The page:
Symptoms Of Sickness In The Megachurch System?

As CEO of Acts 29, Steve Timmis was an effective and respected leader. During his seven years at the helm, the church planting network rebounded from the fallout around its co-founder Mark Driscoll and expanded from 300 mostly US churches to 800 around the world.

…Fifteen people who served under Timmis described to Christianity Today a pattern of spiritual abuse through bullying and intimidation, overbearing demands in the name of mission and discipline, rejection of critical feedback, and an expectation of unconditional loyalty.

In a letter to elders when he left in 2016, Stovell said, “I am not persuaded by the explanation that this is a case of strong leadership inevitably leading to some feathers being ruffled. People have been bruised by Steve’s style. People have become cowed due to it.”

Two weeks ago, internal reports raised similar concerns about Timmis’s leadership in Acts 29, and the board voted on Monday to remove him as CEO. Acts 29 president Matt Chandler announced the news in a video sent out to the network the following day, saying, “For where we’re headed next, we needed to transition Steve out of this role.”

The organization confirmed the allegations of spiritual abuse in a statement to CT. “A little over two weeks ago, the Board of Acts 29 was made aware of some accusations of abusive leadership against our CEO Steve Timmis,” it read. “The Board launched an investigation of these claims and found evidence that he should be transitioned out of the CEO role immediately. Where there needs to be reconciliation, we are prayerful and committed to seeking it.”

Kate Shellnutt,Acts 29 CEO Removed Amid ‘Accusations of Abusive Leadership‘” Christianity Today , Feb 7, 2020.

Former celebrity pastor, James MacDonald, has been fired. His sins have been splashed on national headlines. Every elder and senior leader at Harvest Bible Chapel (HBC) has resigned. And the church is scrambling to stay afloat.

But it all could have been prevented. That’s according Ryan Mahoney and Scott Bryant, authors of The Elephant’s Debt (TED), a blog critical of Harvest and MacDonald.

The two revealed on my radio show last Saturday that in 2012, when they launched TED, they sent emails to prominent evangelical leaders and pastors, urging the leaders to visit TED and then use their influence to expose wrongdoing at Harvest.

Only two leaders responded to the email (posted below). One was Matt Chandler, lead pastor at The Village Church and president of the Acts 29 Network. Instead of offering help, Chandler said he would do all he could to oppose what Mahoney and Bryant were doing.

“I might not agree with decisions made by James or the elders at HBC,” Chandler wrote, “but I have no intention of drawing any attention to your blog and if I can in any way deflect others from giving it ‘coverage’ I will use my influence to that end.” Chandler said he believed the blog was “unhelpful and maybe even harmful,” and added, “This will not lead to repentance, this will only serve to push people to the fringes where helpful discourse is impossible and ignorance and aggression will take over the conversation.”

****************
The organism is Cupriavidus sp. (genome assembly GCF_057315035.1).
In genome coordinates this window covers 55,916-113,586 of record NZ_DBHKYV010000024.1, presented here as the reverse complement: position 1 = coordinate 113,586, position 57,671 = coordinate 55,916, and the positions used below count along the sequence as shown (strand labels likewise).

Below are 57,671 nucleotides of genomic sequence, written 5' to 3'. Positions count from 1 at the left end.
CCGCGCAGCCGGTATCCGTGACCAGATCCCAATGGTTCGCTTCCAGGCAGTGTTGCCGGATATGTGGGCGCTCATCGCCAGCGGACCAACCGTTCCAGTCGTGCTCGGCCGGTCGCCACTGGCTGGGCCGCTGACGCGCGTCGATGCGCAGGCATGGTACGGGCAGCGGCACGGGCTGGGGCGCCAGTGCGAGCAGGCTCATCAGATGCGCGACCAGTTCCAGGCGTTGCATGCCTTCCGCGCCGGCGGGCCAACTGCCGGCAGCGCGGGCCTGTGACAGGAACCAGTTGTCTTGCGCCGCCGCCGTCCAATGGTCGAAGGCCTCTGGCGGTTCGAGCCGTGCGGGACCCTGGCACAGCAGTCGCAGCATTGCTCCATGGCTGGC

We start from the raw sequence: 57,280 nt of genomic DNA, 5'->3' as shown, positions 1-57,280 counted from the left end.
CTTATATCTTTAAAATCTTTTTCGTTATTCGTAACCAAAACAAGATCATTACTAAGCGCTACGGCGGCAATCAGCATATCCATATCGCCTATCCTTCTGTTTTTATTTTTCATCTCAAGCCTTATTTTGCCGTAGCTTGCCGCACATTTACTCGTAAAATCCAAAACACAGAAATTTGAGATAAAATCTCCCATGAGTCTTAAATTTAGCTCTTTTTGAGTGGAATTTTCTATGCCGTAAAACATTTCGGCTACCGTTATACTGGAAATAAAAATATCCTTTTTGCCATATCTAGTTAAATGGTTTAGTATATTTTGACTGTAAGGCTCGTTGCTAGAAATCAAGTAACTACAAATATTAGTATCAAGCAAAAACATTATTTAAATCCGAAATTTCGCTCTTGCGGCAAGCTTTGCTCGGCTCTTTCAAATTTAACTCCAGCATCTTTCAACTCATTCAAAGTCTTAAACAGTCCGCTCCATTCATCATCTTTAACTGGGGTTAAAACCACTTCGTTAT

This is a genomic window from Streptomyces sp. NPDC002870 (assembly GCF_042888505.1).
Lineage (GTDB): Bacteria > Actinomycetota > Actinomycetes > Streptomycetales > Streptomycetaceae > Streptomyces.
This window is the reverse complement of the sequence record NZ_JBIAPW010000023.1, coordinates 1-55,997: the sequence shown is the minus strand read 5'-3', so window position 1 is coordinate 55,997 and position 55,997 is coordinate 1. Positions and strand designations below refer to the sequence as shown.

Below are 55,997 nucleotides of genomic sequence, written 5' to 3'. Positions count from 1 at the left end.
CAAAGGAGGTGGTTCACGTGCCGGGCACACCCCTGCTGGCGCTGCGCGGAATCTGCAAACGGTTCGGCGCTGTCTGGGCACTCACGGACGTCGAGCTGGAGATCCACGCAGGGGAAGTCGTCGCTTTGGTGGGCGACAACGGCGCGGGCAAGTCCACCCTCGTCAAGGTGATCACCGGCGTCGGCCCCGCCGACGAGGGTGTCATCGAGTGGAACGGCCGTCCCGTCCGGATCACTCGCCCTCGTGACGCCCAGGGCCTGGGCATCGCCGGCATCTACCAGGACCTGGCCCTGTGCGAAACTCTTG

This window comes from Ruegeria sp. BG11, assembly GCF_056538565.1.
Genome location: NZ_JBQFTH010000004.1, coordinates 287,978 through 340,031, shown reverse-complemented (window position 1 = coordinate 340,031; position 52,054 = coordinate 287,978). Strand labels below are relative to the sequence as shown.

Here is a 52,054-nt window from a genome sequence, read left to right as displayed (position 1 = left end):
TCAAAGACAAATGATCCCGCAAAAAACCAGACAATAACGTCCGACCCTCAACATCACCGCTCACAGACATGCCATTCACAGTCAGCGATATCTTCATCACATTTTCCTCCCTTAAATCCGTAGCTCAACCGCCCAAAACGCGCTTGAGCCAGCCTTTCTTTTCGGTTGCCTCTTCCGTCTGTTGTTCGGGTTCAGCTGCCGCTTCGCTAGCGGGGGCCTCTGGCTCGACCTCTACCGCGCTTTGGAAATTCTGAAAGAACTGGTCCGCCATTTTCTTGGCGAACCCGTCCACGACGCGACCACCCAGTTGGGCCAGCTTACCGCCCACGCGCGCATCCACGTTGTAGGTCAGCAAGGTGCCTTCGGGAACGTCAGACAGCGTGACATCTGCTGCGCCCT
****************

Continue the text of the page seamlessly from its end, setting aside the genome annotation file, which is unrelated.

Julie Roys,Matt Chandler & Other Evangelical Leaders Rejected TED Bloggers’ Pleas to Expose Harvest in 2012” June 27, 2019.

Resources

Heidelcast 139: Of Megachurches, Busses, And Woodchippers

    Post authored by:

  • R. Scott Clark
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    R.Scott Clark is the President of the Heidelberg Reformation Association, the author and editor of, and contributor to several books and the author of many articles. He has taught church history and historical theology since 1997 at Westminster Seminary California. He has also taught at Wheaton College, Reformed Theological Seminary, and Concordia University. He has hosted the Heidelblog since 2007.

    More by R. Scott Clark ›

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4 comments

  1. I am so thankful that salvation depends on God’s election and that the elect cannot be lost. If it depended on us, or the faithfulness of ministers, there would be no hope. The failings of ministers destroy the false faith of those who follow them, when their hypocrisy is exposed. People who put their faith in ministers are trusting in man. Our faith must be in the Word of God alone. It alone is True.

  2. A friend commented to me that the process by which Timmis has been removed is deeply flawed. This is a fair point. In presbyterial/Reformed/collegiate polity, there would be, in effect, committees to oversee him and to address issues as they arose. This seems to have happened rather suddenly and in reaction to bad publicity. In Reformed/presbyterial/collegiate polity, there are appeals to broader/higher assemblies. None of that seems to be in play here.

    Witness the various statements emerging:

    From IVP.

    From “The Crowded House

    • I am so thankful for this comment, Dr. Clark. “Things are seldom what they seem,” wrote Gilbert (or was it Sullivan?)…Steve and his wife are close friends of my family, and never have I experienced that line to be as true as it is in this situation. Praise the Lord for his omniscience, perfect wisdom, perfect justice, and sustaining grace. (Also, it was as a member of The Crowded House many years ago that I first understood justification by faith alone, contra justification by faith and works! I vividly remember where I was sitting in the building as the light of this incredible good news dawned in my heart. I thank God for the influence of that church in my life.)

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